TheEdgeMarkets.com reported merger and acquisition activities in Southeast Asia slowed in the first nine months of 2018 as volatile markets and the US-China trade tension dampened spirits
There were 301 deals (up to September 2017, it is increased to 321) valued at US$43.48 billion, down 21.3 per cent year on year, with Singapore seeing the most activity.
Here is the breakdown:
Meanwhile, CNBC International quoted ASEAN head of corporate and investment banking at Citi, David Biller as saying, despite the patchy near-term outlook, deal-making activity is expected to continue in the region, particularly in sectors like consumer, technology and telecommunications.
"Increasingly, we are also seeing more cross-border activity and going forward, this trend should continue as large local companies look to expand regionally and regional champions look to go global," he said.
In Singapore, where there is a well-developed and liquid public equity market and a well-established regime for mergers and acquisitions, Biller expects to see more "opportunistic transactions" to continue, despite higher valuations. That suggests companies would continue to pounce on deals with good value.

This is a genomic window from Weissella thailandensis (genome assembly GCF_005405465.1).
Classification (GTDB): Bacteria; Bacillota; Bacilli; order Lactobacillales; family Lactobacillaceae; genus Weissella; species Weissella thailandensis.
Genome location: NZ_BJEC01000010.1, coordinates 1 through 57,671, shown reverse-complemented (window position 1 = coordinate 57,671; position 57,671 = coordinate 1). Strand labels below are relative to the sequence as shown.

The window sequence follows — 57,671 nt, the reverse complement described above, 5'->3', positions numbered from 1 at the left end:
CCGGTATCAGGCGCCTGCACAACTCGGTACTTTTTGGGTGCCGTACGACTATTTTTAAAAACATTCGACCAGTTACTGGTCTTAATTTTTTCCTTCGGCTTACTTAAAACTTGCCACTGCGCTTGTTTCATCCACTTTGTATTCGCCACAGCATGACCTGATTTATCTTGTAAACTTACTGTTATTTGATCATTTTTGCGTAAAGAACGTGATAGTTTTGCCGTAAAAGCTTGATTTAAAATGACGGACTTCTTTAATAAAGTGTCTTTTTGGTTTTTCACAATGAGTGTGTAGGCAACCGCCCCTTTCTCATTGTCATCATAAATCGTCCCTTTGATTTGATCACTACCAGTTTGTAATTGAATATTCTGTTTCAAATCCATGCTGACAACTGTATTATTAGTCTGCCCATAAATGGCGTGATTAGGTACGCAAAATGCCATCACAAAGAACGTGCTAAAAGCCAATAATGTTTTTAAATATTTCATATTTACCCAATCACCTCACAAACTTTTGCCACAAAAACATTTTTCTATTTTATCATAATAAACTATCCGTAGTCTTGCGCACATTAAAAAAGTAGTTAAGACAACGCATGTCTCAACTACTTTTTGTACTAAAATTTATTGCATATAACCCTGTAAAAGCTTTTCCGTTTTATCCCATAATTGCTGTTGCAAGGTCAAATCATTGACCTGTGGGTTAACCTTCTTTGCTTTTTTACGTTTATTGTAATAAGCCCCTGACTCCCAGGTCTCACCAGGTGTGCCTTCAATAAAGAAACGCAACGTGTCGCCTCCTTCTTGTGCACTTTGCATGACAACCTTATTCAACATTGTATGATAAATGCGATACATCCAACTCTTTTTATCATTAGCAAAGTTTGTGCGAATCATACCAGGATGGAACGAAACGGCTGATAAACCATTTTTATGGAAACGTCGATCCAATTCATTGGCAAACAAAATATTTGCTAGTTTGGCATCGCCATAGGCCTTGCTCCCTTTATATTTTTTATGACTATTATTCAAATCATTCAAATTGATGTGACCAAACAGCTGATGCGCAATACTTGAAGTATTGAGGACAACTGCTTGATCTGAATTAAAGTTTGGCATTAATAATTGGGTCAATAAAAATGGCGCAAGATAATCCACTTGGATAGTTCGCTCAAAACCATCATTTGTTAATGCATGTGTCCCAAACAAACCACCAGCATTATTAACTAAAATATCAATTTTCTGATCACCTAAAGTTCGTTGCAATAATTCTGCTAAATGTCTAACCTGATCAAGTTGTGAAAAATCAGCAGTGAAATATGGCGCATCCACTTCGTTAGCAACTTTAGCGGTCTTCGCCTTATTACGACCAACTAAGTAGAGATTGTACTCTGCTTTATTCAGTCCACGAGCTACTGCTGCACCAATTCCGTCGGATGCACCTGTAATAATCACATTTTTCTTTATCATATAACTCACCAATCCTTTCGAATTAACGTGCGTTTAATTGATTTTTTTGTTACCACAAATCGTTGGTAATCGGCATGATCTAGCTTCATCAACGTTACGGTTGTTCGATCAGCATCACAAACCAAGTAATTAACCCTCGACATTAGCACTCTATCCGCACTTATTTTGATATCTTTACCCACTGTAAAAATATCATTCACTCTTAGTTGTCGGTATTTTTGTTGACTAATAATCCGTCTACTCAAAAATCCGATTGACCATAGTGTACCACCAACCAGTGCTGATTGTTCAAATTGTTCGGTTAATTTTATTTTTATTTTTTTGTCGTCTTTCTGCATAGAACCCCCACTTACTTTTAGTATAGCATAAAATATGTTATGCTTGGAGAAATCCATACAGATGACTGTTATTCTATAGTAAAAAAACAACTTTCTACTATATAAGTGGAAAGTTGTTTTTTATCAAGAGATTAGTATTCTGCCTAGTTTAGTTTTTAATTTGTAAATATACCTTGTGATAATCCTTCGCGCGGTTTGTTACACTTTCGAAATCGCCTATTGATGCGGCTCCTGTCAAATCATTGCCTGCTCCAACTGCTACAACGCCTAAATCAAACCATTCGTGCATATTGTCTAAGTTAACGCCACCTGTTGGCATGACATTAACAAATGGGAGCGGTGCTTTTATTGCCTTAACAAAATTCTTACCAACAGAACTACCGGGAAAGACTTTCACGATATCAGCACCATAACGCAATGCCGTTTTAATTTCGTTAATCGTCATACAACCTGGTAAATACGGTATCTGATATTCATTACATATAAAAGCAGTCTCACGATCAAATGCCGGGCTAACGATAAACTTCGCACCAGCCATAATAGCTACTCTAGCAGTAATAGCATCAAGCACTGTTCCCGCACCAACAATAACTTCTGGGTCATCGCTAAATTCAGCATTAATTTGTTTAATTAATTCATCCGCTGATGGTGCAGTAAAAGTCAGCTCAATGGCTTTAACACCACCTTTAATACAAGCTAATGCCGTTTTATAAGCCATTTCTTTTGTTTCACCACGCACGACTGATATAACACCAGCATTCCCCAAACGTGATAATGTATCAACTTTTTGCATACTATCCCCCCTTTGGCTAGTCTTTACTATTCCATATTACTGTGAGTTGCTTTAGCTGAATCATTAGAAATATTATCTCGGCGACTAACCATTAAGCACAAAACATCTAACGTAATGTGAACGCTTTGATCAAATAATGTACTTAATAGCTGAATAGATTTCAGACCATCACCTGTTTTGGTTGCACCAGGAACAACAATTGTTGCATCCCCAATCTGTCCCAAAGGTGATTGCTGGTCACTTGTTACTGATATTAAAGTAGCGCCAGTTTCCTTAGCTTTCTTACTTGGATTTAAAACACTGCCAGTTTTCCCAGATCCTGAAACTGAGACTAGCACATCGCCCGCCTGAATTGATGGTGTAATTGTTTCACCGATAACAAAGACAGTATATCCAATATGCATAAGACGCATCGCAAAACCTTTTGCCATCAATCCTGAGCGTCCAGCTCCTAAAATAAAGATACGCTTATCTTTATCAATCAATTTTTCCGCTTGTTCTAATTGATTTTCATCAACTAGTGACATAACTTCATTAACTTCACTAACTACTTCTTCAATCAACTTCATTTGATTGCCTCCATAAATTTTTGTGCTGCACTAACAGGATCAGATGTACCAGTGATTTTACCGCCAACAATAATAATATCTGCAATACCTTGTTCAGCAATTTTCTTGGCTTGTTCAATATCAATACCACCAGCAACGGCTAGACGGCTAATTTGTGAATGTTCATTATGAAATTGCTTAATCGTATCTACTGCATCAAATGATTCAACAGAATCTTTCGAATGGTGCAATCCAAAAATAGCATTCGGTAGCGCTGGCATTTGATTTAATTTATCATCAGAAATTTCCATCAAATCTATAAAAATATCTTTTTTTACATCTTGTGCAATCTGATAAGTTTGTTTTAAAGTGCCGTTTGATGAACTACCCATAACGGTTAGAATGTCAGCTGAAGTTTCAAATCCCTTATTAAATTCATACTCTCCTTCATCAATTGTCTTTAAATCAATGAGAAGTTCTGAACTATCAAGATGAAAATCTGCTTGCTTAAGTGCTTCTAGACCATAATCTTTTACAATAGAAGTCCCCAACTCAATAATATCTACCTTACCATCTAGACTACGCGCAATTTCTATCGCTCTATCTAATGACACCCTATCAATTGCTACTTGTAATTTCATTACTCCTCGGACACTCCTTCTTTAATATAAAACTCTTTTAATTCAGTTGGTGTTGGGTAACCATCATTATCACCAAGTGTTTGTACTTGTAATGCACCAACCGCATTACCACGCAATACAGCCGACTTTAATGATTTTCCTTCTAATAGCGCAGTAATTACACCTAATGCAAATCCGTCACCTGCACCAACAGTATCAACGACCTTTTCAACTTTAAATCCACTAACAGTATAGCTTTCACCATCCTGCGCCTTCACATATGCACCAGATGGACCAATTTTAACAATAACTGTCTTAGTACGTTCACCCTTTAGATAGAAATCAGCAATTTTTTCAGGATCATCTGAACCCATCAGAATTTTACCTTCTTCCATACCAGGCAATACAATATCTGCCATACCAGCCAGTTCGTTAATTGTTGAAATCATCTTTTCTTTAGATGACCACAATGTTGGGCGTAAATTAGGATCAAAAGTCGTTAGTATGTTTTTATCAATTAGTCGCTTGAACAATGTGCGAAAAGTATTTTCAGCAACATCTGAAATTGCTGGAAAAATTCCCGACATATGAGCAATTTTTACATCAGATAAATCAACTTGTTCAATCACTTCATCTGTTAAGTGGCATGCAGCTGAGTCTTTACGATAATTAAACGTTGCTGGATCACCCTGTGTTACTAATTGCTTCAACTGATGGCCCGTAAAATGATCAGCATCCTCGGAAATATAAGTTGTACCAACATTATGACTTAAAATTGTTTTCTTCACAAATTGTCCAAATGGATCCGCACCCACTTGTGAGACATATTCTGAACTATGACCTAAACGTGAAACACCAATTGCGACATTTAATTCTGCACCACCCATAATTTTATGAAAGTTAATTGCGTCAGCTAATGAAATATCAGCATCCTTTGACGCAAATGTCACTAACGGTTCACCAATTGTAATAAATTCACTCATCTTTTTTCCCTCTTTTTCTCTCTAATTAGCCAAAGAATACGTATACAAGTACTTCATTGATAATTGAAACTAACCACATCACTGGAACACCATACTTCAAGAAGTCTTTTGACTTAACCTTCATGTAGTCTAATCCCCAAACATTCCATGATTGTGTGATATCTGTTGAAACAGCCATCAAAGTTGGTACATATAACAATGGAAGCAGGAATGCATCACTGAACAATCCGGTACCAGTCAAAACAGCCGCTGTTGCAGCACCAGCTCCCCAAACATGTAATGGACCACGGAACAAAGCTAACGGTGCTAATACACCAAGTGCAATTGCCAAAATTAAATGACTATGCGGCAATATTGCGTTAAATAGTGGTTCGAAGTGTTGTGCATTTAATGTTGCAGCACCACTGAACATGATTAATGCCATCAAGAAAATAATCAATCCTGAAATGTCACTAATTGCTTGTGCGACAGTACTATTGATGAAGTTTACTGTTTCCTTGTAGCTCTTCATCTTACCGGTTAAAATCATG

Malaysia, having elected a new prime minister a few months ago, should see a pick-up in deal-making activity, while in Indonesia, there's growing traction in "minority-focused pre-IPO type private market activities."
Another opportunity that could materialize in the region is the restructuring of conglomerates.
"The rationale to have a multi-industry company is becoming less significant," Biller said. "There is a real value that can happen through spin-offs or similar types of portfolio restructuring exercises, especially in some of the family-owned, multi-industry business that is prevalent across Southeast Asia."
Source : The Edge Malaysia and CNBC International.